Retro game collecting is a way of life for many of us here at Retroware TV. Whether you have been collecting for a long time, or have just gotten into this fantastic community/hobby, you’ll quickly discover that reclaiming some of the best games of yesteryear can come at an incredibly high price. There are a multitude of reasons why the price of games back in North America continues to be on the rise, and it shows no signs of slowing down as more and more people who grew up with the NES and Super Nintendo get big people jobs and more and more disposable income. But, is this phenomenon the same in Japan? Sure, there are plenty of people here who adore retro games just as much as we do back home, but with a different region, comes a completely different market for retro games.
Having spent yearly 2 years of my life in this country split up between 2007 until now, I’ve observed the Japanese market for retro games and the North American one very closely over the years. The differences never cease to amaze me. This will be an ongoing series in which I’ll compare the average prices of various titles of loose games in North America with their Japanese counterparts. For reference, North American (NA) prices will be pulled from Price Charting and Japanese (JP) prices will be determined from Surugaya. These sites do a pretty good job at capturing a current price that isn’t too high or too low, but obviously, there’s no one perfect source. The prices pulled from these sources may not be the exact price you see it for on a regular basis at (insert website/store here), but I’ll do my best to keep it fair!
Super Mario Brothers 3
Average NA Price: $10.73
Average JP Price: $3.90
You may be scoffing and saying yourself, “C’mon Osaka Papa, everyone and their mother has this game already!” While that may be true, just about any collector, at some point in time, will try to get their hands on this game. The major difference is that in Japan, you will be hard pressed to find this game for any more than around $10, even at the most overpriced retro game shops. In the US, you will be hard pressed to find a retailer that sells this game for any less than $10. I’ve seen this game at retail shops in the States for $15-$20 on a regular basis, and if you are foolish enough to pay that price, than you have my sincerest condolences.
Rockman 5 (Mega Man 5 in NA)
Average NA Price: $64.97
Average JP Price: $7.40
So, all you Mega Man fans who do not own Mega Man 5, are you ready to buy a Famicom yet? Rockman 5 is arguably the cheapest game of the series in the Famicom library, where its North American counterpart is arguably the most expensive. The price for Rockman 5 has remained relatively stagnant over the years, and yet, Mega Man 5 continues to soar in value. This is far from the only example of this phenomenon within the Mega Man series, which I’m sure is music to the ears of cash-strapped fans. What’s even better is that no Japanese language ability is required to play these!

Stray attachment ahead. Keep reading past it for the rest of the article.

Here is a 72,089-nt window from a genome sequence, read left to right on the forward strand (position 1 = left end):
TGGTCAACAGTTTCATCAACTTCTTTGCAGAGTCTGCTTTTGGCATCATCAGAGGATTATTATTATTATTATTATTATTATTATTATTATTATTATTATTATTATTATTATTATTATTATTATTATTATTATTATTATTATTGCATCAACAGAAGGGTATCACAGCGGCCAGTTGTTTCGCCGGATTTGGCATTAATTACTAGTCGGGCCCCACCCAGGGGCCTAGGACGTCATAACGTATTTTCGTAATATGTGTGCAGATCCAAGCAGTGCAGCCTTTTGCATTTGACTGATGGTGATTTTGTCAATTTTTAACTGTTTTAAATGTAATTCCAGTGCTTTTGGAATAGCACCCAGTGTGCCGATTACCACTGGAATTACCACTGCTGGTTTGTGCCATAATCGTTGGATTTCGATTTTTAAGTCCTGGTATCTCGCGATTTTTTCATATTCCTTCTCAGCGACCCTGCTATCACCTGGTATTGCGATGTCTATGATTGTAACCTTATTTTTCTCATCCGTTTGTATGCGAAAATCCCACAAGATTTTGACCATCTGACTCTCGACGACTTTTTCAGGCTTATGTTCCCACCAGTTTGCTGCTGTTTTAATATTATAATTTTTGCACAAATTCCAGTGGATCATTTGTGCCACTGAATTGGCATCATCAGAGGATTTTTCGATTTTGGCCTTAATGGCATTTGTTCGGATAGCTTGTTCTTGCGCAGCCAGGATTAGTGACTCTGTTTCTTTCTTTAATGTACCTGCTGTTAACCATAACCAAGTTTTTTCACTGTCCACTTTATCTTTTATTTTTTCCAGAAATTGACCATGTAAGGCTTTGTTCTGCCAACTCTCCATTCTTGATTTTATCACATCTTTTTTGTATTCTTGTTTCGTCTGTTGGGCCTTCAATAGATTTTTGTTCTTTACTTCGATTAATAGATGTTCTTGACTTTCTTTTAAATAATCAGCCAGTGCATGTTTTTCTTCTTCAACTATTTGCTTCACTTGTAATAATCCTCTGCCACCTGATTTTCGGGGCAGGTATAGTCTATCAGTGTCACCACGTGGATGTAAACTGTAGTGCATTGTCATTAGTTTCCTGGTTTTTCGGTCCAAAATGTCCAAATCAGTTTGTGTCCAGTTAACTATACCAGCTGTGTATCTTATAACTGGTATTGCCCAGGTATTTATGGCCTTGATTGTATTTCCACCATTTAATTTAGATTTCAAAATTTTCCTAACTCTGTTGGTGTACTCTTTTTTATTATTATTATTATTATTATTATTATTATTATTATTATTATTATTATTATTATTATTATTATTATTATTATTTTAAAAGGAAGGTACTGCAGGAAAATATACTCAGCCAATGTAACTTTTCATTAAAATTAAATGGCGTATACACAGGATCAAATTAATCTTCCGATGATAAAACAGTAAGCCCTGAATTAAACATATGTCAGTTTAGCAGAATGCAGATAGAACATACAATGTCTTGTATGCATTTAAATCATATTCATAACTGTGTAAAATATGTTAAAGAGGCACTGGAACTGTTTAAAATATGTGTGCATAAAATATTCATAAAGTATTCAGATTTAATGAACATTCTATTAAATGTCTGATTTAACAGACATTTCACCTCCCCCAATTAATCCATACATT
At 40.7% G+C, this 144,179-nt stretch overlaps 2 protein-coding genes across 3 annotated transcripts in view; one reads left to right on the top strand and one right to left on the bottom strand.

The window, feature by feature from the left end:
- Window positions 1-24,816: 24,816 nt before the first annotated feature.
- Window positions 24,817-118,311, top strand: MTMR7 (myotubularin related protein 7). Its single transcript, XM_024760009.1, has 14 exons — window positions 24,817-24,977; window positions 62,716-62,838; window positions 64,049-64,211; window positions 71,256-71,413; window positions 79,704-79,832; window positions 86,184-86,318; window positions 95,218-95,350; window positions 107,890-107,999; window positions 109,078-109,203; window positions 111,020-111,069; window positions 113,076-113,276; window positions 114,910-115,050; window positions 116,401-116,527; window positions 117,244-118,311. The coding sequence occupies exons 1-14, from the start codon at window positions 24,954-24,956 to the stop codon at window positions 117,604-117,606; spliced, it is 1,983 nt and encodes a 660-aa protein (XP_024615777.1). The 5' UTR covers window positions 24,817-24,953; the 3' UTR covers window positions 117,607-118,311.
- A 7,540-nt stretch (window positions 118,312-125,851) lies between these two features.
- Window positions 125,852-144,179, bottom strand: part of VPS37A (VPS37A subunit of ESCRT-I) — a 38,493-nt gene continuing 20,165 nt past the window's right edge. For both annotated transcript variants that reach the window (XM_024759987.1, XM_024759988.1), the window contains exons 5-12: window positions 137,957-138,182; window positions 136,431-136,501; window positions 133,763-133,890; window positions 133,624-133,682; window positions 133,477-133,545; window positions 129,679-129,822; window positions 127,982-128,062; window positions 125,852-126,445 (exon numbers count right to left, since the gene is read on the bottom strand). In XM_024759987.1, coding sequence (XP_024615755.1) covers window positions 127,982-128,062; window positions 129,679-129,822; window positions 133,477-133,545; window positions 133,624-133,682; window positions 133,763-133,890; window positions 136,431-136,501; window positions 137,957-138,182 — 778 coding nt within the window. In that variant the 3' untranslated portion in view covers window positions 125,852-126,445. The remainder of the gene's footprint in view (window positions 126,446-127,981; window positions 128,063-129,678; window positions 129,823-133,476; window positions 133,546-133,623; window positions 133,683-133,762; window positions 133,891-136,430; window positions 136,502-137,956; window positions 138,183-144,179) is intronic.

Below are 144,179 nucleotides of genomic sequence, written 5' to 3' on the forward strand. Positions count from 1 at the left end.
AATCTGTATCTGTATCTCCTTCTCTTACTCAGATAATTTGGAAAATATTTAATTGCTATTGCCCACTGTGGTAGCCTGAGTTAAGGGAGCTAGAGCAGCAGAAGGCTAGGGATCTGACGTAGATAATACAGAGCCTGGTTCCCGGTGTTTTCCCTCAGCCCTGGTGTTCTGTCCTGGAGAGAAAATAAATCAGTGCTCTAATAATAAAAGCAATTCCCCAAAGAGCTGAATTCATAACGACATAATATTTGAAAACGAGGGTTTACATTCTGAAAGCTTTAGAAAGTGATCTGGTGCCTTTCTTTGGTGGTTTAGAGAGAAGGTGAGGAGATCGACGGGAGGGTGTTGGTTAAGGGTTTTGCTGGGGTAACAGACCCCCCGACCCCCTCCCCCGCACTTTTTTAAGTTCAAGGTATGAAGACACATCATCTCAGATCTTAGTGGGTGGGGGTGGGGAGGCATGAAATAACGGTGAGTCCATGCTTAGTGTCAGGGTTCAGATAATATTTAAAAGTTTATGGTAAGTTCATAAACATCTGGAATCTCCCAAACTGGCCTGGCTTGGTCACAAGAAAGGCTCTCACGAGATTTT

Final Fantasy IV (Final Fantasy II in NA for the Super Nintendo)
Average NA Price: $30.46
Average JP Price: $3.00
That’s right guys, living in Japan mean that you’re living in a world where Final Fantasy IV, arguably one of the best RPGs for the Super Nintendo, can be found in just about any retro gaming bargain bin around the nation. I have seen the NA version of the game go for upwards of $40 on numerous occasions, and yet, on many more occasions, I have seen the JP version go for only 100 yen, or, a whopping $1. Sometimes I pick these up out of the bins and take them home because they just deserve better than that.
Mortal Kombat Trilogy (Playstation 1)
Average NA Price (with jewel case & manual): $14.79
Average JP Price (with jewel case & manual): $54.00
I bet you were thinking all of the games I was going to talk about were cheaper in Japan, didn’t you? Mortal Kombat is a series which, at best, has a niche group of fans here in Japan. The revolutionary fighting game series just did not catch on here like it did back in the States. This game had no chance of ever overthrowing the likes of Street Fighter back in the early 90s in Japan in terms of popularity. Thus, certain titles in the series became tough to get a hold of over the years as the series went on. Trilogy of course, is one of said titles.
Akumajou Dracula (Castlevania 1 in NA)
Average NA Price: $17.59
Average JP Price: $98.00
Holy bejeezus! That’s right ladies and gentleman, if you want to get your hands on a cart of Akumajou Dracula for the Famicom, get ready to shell out a nice crisp Benjamin! Now, I want you to look closely at what I just said. Notice I said “cart”, right? Those of you familiar with the Famicom library may be saying “Hey, wait a minute! Akumajou Dracula was a Famicom Disk System game! This dude is wiggity-whack!” Ah yes, wiggity-whack as I may be, what I said is indeed the truth. You see, after releasing the game as a cartridge in the West due to the NES not being privy to the Disk System, Akumajou Dracula was re-released on the Famicom as cartridge, years after its initial release on the Famicom Disk System. This version is quite the hot commodity in the Famicom collector’s market, and the price continues to go up as time goes on.
Oh, by the way, the Famicom Disk System version of the game, which is the better version in this guy’s opinion, will only run you about $15.00! You can all breathe a sigh of relief now.